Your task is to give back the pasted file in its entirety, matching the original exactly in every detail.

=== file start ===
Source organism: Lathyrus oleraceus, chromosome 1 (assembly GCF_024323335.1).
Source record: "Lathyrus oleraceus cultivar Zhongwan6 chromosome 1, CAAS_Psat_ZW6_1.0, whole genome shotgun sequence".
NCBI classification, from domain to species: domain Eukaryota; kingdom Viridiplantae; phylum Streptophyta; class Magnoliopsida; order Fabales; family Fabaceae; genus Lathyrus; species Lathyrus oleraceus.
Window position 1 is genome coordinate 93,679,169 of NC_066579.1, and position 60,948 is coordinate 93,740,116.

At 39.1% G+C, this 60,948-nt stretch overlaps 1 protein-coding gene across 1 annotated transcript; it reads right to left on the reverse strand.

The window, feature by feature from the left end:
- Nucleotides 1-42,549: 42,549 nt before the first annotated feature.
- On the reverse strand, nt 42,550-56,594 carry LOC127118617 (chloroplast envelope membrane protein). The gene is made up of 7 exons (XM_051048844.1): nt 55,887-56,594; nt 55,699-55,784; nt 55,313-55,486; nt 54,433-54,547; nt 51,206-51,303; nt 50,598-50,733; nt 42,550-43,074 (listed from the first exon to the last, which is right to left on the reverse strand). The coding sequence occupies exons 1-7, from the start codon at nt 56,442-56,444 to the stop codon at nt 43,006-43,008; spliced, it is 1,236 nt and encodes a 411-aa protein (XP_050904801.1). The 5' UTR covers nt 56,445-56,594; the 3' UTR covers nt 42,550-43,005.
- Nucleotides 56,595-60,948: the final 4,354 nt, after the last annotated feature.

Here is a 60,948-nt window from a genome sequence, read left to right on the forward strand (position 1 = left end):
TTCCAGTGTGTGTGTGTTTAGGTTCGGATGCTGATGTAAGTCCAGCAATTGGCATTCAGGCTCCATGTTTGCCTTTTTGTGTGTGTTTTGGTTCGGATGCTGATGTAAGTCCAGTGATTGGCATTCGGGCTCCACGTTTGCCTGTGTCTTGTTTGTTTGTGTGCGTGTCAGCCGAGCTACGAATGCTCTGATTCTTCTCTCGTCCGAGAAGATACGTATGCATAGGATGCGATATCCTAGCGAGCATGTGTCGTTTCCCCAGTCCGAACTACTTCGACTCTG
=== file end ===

Source organism: Lathyrus oleraceus, chromosome 1 (assembly GCF_024323335.1).
Source record: "Lathyrus oleraceus cultivar Zhongwan6 chromosome 1, CAAS_Psat_ZW6_1.0, whole genome shotgun sequence".
NCBI classification, from domain to species: domain Eukaryota; kingdom Viridiplantae; phylum Streptophyta; class Magnoliopsida; order Fabales; family Fabaceae; genus Lathyrus; species Lathyrus oleraceus.
Window position 1 is genome coordinate 93,679,169 of NC_066579.1, and position 60,948 is coordinate 93,740,116.

At 39.1% G+C, this 60,948-nt stretch overlaps 1 protein-coding gene across 1 annotated transcript; it reads right to left on the reverse strand.

The window, feature by feature from the left end:
- Nucleotides 1-42,549: 42,549 nt before the first annotated feature.
- On the reverse strand, nt 42,550-56,594 carry LOC127118617 (chloroplast envelope membrane protein). The gene is made up of 7 exons (XM_051048844.1): nt 55,887-56,594; nt 55,699-55,784; nt 55,313-55,486; nt 54,433-54,547; nt 51,206-51,303; nt 50,598-50,733; nt 42,550-43,074 (listed from the first exon to the last, which is right to left on the reverse strand). The coding sequence occupies exons 1-7, from the start codon at nt 56,442-56,444 to the stop codon at nt 43,006-43,008; spliced, it is 1,236 nt and encodes a 411-aa protein (XP_050904801.1). The 5' UTR covers nt 56,445-56,594; the 3' UTR covers nt 42,550-43,005.
- Nucleotides 56,595-60,948: the final 4,354 nt, after the last annotated feature.

Here is a 60,948-nt window from a genome sequence, read left to right on the forward strand (position 1 = left end):
TTCCAGTGTGTGTGTGTTTAGGTTCGGATGCTGATGTAAGTCCAGCAATTGGCATTCAGGCTCCATGTTTGCCTTTTTGTGTGTGTTTTGGTTCGGATGCTGATGTAAGTCCAGTGATTGGCATTCGGGCTCCACGTTTGCCTGTGTCTTGTTTGTTTGTGTGCGTGTCAGCCGAGCTACGAATGCTCTGATTCTTCTCTCGTCCGAGAAGATACGTATGCATAGGATGCGATATCCTAGCGAGCATGTGTCGTTTCCCCAGTCCGAACTACTTCGACTCTG